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Types of Learning Disabilities

A learning disability (LD) as according to the website of the National Center for Learning Disabilities is a neurological disorder that affects the brain's ability to receive, process, store, and respond to information [1]. People with a learning disability, are likely to be of normal or above-average intelligence but have difficulty with a basic psychological process that affects language and possibly other areas such as mathematics or planning [1]. This difficulty may manifest itself in a range of associated activities, and notably in a disparity between the standard of written work and oral understanding. Learning difficulties are neurologically-based; they are not the result of upbringing although there may be an environmental factor; they affect people of all social classes and ethnic backgrounds [1].

Learning disabilities should not be confused with learning problems which are primarily the result of visual, hearing, or motor handicaps; of intellectual disability; of emotional disturbance; or of environmental, cultural, or economic disadvantages [2].

Since difficulties with reading, writing, and/or math are recognizable problems during the school years, the signs and symptoms of learning disabilities are most often diagnosed during that time. However, some individuals do not receive an evaluation until they are in post-secondary education or adults in the workforce. Other individuals with learning disabilities may never receive an evaluation and go through life, never knowing why they have difficulties with academics and why they may be having problems in their jobs or in relationships with family and friends [2]

There often appears to be a gap between the individual’s potential and actual achievement. This is why learning disabilities are referred to as “hidden disabilities”: the person looks perfectly “normal” and seems to be a very bright and intelligent person, yet may be unable to demonstrate the skill level expected from someone of a similar age [2].

A learning disability cannot be cured or fixed; it is a lifelong challenge. However, with appropriate support and intervention, people with learning disabilities can achieve success in school, at work, in relationships, and in the community [2].

In Federal law, under the Individuals with Disabilities Education Act (IDEA), the term is “specific learning disability,” one of 13 categories of disability under that law [2].

“Learning Disabilities” is an “umbrella” term describing a number of other, more specific learning disabilities, such as dyslexia and dysgraphia. The types of learning disabilities are [2]:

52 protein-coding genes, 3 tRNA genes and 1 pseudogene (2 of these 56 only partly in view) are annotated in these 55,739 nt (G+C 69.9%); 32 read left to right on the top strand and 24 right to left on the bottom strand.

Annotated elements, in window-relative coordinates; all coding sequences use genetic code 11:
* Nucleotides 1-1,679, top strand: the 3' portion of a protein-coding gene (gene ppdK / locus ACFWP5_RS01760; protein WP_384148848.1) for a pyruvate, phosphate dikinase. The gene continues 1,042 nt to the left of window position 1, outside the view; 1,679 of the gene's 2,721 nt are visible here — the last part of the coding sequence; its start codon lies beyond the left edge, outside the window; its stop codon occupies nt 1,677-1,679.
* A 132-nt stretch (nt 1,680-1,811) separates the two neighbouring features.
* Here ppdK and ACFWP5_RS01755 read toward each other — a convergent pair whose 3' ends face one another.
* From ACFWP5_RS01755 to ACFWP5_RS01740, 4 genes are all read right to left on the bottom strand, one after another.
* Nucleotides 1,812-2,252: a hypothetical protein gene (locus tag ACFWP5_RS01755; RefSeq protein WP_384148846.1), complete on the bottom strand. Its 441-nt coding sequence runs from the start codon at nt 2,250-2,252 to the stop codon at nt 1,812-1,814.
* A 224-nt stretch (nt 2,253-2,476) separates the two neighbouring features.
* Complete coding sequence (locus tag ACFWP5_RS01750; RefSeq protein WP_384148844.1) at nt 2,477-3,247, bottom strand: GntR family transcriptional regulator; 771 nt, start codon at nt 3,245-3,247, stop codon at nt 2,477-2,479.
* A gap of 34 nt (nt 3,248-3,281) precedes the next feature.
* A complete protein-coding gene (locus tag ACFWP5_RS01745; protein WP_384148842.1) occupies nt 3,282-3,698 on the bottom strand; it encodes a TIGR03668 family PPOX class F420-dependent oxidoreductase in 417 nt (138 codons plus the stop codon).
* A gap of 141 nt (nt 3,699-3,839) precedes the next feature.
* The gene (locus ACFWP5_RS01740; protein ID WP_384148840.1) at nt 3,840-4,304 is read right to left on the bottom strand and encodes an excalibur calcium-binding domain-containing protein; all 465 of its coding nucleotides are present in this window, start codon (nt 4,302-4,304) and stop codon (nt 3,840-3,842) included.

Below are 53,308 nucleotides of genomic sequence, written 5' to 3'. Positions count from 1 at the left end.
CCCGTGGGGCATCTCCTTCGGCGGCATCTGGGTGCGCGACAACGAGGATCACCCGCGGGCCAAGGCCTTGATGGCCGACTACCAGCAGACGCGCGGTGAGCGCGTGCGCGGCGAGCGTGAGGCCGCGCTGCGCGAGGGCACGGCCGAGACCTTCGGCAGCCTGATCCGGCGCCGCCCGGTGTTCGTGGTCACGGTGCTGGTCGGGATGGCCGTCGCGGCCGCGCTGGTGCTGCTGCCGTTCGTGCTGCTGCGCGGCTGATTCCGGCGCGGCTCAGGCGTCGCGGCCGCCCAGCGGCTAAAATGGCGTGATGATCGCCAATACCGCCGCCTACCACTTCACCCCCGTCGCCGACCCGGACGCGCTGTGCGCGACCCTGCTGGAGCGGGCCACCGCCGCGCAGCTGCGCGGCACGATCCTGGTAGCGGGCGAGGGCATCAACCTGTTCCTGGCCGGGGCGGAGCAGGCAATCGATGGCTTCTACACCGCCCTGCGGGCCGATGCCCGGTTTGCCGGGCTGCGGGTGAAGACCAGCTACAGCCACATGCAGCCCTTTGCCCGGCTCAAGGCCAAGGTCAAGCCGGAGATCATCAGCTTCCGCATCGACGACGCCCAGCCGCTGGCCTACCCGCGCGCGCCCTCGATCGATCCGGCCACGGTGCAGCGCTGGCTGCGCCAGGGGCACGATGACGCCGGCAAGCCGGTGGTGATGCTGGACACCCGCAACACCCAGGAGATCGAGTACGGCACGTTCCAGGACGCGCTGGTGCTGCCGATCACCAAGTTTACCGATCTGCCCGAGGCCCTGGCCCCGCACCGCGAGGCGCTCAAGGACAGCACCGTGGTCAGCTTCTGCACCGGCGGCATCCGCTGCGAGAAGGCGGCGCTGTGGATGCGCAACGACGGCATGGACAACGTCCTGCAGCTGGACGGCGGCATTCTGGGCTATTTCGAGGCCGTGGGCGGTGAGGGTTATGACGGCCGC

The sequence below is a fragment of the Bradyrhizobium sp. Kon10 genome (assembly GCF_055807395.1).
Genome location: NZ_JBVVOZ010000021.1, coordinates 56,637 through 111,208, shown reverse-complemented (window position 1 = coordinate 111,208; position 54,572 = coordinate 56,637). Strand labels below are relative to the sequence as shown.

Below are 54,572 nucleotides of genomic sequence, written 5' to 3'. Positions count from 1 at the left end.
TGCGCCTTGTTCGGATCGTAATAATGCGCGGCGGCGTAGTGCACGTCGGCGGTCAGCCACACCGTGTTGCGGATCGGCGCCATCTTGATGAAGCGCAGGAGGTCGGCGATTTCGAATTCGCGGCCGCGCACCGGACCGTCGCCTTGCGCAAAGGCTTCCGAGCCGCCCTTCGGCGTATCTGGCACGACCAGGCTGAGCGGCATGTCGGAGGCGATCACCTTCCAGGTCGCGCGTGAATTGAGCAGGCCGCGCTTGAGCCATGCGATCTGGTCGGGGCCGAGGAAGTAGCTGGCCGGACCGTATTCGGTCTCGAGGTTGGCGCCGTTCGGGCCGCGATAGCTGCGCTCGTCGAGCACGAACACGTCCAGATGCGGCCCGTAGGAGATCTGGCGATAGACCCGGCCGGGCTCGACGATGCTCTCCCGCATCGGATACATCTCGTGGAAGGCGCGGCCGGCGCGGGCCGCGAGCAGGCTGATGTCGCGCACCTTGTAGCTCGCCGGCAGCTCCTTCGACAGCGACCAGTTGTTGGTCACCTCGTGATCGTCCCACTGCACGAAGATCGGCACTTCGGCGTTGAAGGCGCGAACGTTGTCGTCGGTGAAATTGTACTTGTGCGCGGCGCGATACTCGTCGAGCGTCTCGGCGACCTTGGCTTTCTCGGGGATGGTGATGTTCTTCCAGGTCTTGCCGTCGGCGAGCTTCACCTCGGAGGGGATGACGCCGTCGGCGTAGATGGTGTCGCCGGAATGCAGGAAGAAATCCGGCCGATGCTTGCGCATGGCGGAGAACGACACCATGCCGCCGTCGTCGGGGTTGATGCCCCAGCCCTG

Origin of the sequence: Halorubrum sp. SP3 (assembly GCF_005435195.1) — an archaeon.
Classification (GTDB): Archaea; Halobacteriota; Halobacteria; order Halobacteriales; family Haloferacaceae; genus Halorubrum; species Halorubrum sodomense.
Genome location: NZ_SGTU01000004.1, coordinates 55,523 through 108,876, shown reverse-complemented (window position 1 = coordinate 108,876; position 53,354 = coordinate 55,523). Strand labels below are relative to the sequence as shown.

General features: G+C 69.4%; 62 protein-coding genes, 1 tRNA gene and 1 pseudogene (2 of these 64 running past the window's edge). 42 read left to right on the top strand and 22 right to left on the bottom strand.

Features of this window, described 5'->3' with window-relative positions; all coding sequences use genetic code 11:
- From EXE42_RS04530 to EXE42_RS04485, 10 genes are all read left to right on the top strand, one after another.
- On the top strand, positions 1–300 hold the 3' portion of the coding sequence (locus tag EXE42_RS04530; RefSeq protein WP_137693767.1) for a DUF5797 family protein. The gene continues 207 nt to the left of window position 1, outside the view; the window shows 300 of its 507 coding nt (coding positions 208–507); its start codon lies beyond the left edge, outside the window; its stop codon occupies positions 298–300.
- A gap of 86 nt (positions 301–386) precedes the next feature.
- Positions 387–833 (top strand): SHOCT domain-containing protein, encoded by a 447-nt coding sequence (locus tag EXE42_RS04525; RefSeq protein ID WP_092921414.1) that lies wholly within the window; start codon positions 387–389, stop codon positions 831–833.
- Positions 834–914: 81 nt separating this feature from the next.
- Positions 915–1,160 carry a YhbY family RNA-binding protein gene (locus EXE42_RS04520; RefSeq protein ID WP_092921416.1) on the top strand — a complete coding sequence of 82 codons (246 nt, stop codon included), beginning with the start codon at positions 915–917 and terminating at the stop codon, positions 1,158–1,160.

1. Dyscaculia: A specific learning disability that affects a person’s ability to understand numbers and learn math facts.

  2. Dysgraphia: A specific learning disability that affects a person’s handwriting ability and fine motor skills.

  3. Dyslexia: A specific learning disability that affects reading and related language-based processing skills.

  4. Non-verbal learning disabilities: Has trouble interpreting nonverbal cues like facial expressions or body language and may have poor coordination.

  5. Oral/ written language Disorder and Specific Reading Comprehension deficit: Learning disabilities that affect an individual’s understanding of what they read or of spoken language. The ability to express one’s self with oral language may also be impacted.

  6. Attention Deficit Hyperactivity Disorder (ADHD): A disorder that includes difficulty staying focused and paying attention, controlling behavior, and hyperactivity.

  7. Dyspraxia: A disorder that causes problems with movement and coordination, language, and speech.

  8. Executive Functioning: Affects, planning, organization, strategizing, attention to details, and managing time and space.

In searching for ways to help children with learning disabilities, remember that you are looking for ways to help them help themselves. Your job as a parent or guardian is not to “cure” the learning disability, but to give your child the social and emotional tools they need to work through challenges. In the long run, facing and overcoming a challenge such as a learning disability can help your child grow stronger and more resilient.

Firstly is to recognize a learning disorder: By understanding the different types of earning disorders and their signs, you can pinpoint the specific challenges your child's faces and find a treatment program that works [3].

Then Focus on strengths, not just weaknesses: Your child is not defined by their learning disability. A learning disability represents one area of weakness, but there are many more areas of strength. Focus on your child’s gifts and talents. Your child’s life—and schedule—shouldn’t revolve around the learning disability. Nurture the activities where they excel, and make plenty of time for them [3].

All children need love, encouragement, and support, and for kids with learning disabilities, such positive reinforcement can help ensure that they emerge with a strong sense of self-worth, confidence, and the determination to keep going even when things are tough [3].

Always remember that the way you behave and respond to challenges has a big impact on your child. A good attitude won’t solve the problems associated with a learning disability, but it can give your child hope and confidence that things can improve and that they will eventually succeed [3].


1. Students with learning disabilities | Emerald Publishing

2. Types of Learning Disabilities – Learning Disabilities Association of America

3. Helping Children with Learning Disabilities -

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